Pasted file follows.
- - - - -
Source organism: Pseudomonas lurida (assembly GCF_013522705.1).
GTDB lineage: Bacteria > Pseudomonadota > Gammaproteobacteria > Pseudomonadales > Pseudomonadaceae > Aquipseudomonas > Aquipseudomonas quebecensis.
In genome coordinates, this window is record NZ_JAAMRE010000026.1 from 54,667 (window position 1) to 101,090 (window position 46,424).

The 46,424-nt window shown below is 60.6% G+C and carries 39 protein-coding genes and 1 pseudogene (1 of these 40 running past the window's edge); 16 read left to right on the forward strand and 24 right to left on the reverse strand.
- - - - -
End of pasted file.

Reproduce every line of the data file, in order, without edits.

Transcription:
Source organism: Pseudomonas lurida (assembly GCF_013522705.1).
GTDB lineage: Bacteria > Pseudomonadota > Gammaproteobacteria > Pseudomonadales > Pseudomonadaceae > Aquipseudomonas > Aquipseudomonas quebecensis.
In genome coordinates, this window is record NZ_JAAMRE010000026.1 from 54,667 (window position 1) to 101,090 (window position 46,424).

The 46,424-nt window shown below is 60.6% G+C and carries 39 protein-coding genes and 1 pseudogene (1 of these 40 running past the window's edge); 16 read left to right on the forward strand and 24 right to left on the reverse strand.